Our researchers explore opportunities for equitable land and resource sharing.
The Australian Inland is rich in resources. These resources have created and nurtured the communities that have grown up around them.
With a particular interest in the Murray Darling Basin, our researchers bring interdisciplinary perspectives to water management and the ongoing environmental legacy of mining in the area. The use of waterways of the Murray Darling Basin for trade and livelihoods by Aboriginal peoples created ancient landscapes that remain sites of cultural and spiritual significance. The changed conditions of land and water use brought by Europeans dramatically transformed this environment. Now these communities need to grapple with water scarcity and how to balance the desire to expand and support industry with the environmental and domestic impact of those choices.
The Murray-Darling Water and Environment Research Program (WERP) is an Australian Government initiative to strengthen scientific knowledge of the Murray-Darling Basin.
It is designed to help inform water and environment management decisions which will improve outcomes for the Basin and its communities.
Led by Prof Nick Bond, from La Trobe’s Centre for Freshwater Ecosystems and in collaboration with researchers from Griffith University and our centre, we are working on two of the priority themes of the project: Environmental outcomes; and Social, economic and cultural outcomes.
The social research component of the project seeks to identify the diverse underlying values people attach to their environments, particularly water, the ways these are revealed in periods of change, and how conflicts around values have been accommodated and managed in the Murray Darling Basin. The project involves CSI’s Prof Katie Holmes, Dr Heather Downey and Dr Tim Clune in collaboration with Prof Sue Jackson and other researchers from the Griffith Rivers Institute.
Conflict over water is one of the most pressing and contentious challenges for modern Australia and its resolution will require a cultural change in how Australians relate to and share water. Nowhere is this more apparent than in the Murray-Darling Basin (MDB).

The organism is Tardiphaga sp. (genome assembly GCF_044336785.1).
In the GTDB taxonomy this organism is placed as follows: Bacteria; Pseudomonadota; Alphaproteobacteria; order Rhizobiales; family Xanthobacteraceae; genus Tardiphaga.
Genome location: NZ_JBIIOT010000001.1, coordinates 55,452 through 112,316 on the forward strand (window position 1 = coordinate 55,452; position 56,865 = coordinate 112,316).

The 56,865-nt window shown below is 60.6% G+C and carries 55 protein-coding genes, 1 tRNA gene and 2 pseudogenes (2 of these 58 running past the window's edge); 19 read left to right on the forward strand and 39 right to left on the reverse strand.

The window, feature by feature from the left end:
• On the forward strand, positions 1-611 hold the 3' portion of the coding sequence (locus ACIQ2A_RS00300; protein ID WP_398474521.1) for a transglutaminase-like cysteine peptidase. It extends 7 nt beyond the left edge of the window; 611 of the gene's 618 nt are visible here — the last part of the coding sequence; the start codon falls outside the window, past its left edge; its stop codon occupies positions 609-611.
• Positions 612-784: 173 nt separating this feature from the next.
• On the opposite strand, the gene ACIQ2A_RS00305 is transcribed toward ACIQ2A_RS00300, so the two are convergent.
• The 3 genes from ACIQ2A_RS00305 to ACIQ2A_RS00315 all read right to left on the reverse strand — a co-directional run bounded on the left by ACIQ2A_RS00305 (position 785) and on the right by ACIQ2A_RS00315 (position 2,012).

Cultural and historical analysis is essential to understanding the role of the MDB in Australian social and cultural life, the pre-existing conditions of current water disputes, and the formation of influential approaches to land and water management.
This Australian Research Council funded research project aims to enhance public understanding of the formation and evolution of cultural attitudes, values, norms, and practices relating to water in the MDB. The project is led by Prof Sue Jackson (Griffith University) and includes CSI’s Prof Katie Holmes and Dr Karen Twigg.
Prof Clare Wright is currently writing a book about the history of the Yirrkala Bark Petitions. This project aligns with the Centre for the Study of the Inland’s Key Research Area of Resource Sharing, including equitable land sharing.
The Petitions were presented by the Yolŋu people of northeast Arnhem Land to the Menzies Government in 1963, protesting the lack of consultation over bauxite mining on their land. This book forms the third instalment of her Democracy Trilogy. It will be published by Text Publishing in 2023.
This small research project focuses on the problem of water for the inland town of Broken Hill, situated on Wilyakali Country in far west New South Wales. The town has been sustained since its inception by the relocation of water from elsewhere. Water has been moved from many places in many ways, expanding in scale and technique, and funded by a mix of government and industry. Over time, the increase in demand for water for both industry and domestic use has further dislocated the town from the biophysical realities of its location.
Researchers: Prof Katie Holmes & Dr Lilian Pearce.
- Lead CI: Prof Susan Lawrence
- co-CIs Dr Peter Davies (LTU) and,
- Dr Anna Lintern (Monash University)
- Dr Larissa Schneider (ANU)
- Dr Lilian Pearce (LTU).
This project aims to investigate how historical mining activities in Victoria have left a toxic legacy of heavy metals in soil and water. Using an integrated approach between historical archaeology, environmental humanities, and the physical sciences, the project seeks to generate novel datasets that document the spatial distribution of contaminants. This will allow a better understanding of the impact of mining heritage on the landscape. Anticipated outcomes include new knowledge about pre-industrial background levels of heavy metals in the environment, more efficient and targeted remediation of former mine sites, and improved dialogue between heritage and environmental managers. The project promises significant benefits for future land and water management and approaches to mining heritage. This project is Australian Research Council Discovery Project DP220101967